My mother and her father (my grandfather) was a little bit of a naturalist. My mother use to take walks with me in the woods and share that her father use to do the same. He would know every name of every tree and they would talk about it as they went on. My mother would tell me of these stories and do the same with me as we took our walks together through the woods. My favorite was when we started to go on wildflower hunts in our neighboring forest. She wanted our back yard to flourish with native wildflower so she began a hunt to find a variety of local wildflowers and transplant them to our backyard.
She pulled a moderately rusty red wagon behind her through the woods, with my sister and I trailing along behind her. My mother would stop at a patch of plants with long green stalks that lead up to leaves which hung like an umbrella. The first time we saw these she crouched down beside them and lifted the leaves so we could see the white flower beneath, as though she had unearthed gold she softly whispered, “Mayapple.” This was how I learned just about every wildflower in lower Michigan.
Nature Study is relationship building.
Yet, it wasn’t just that I was learning all of the names of local plant, animal, or insect life rather it was how I was learning it. These expeditions are some of my fondest memories with my mom and sister, ones that I would come to cherish for many years to come. My entire childhood was a soft introduction to nature study, planting a love for the out of doors that is deeply rooted in my heart.
20 years later and I am scaling the local forest with my own children then teaching them through a living science.
Perhaps you desire to teach your own children a living science through nature study?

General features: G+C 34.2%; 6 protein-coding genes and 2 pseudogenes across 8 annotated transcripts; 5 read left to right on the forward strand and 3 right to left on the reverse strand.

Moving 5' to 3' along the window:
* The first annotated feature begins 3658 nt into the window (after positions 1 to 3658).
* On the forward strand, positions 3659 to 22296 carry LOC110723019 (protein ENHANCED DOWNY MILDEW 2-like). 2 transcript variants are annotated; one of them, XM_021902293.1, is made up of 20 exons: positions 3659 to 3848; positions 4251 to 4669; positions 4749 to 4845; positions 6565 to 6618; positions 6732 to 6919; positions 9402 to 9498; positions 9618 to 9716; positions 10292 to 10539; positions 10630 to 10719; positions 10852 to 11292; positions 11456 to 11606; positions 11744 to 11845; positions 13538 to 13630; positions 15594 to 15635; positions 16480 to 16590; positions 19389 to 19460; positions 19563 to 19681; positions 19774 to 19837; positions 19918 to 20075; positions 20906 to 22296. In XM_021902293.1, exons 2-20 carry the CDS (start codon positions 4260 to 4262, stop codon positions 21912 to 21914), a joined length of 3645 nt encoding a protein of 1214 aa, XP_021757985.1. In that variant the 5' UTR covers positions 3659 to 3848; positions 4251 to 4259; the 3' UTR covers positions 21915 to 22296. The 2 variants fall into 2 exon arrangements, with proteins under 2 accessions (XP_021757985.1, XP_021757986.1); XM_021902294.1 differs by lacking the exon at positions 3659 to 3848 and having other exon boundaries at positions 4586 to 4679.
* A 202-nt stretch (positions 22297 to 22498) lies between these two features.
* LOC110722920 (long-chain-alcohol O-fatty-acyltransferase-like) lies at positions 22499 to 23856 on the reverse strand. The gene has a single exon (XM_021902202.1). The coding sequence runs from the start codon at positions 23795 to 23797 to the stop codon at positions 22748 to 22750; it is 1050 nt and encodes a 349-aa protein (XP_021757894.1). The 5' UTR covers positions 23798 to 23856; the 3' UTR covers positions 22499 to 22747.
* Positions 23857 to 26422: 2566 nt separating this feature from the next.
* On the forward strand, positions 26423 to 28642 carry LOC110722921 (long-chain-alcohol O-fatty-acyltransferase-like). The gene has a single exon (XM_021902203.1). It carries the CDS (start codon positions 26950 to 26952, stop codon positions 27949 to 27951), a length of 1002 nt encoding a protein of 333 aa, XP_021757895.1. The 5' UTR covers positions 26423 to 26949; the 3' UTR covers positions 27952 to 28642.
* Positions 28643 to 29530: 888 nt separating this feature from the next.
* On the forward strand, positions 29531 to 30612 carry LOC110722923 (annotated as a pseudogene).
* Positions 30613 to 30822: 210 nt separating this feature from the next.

Initially, I began with in-home insect kits that I purchased off of amazon. Then I read Home Education by Charlotte Mason a classical education philosopher from the late 1800’s to the early 1900’s. Charlotte’s works are meaty, I’ve found that it isn’t enough to read anything of hers just once. Rather, her works need studied, referred back to, particularly after experiencing something that correlates to her methodical approach to education. Charlotte’s instructions in nature study have aided in honing the art of teaching nature study to my own children. I highly suggest reading her first volume, Home Education.
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What is actual Nature Study?
Ideally, your child is immersed in nature in close observation. It could be a monarch caterpillar inching the stalk of a milkweed plant. Watching as it climbs to the bridge where the leaf stem and plant stalk merge. Your child takes in all that s/he can which comes under all of their senses. They mentally process what they observe and if they should pick up the caterpillar, then they experience their nature observation through kinesthetic learning. Young children should be let to explore in wonderment until their curious minds pose questions.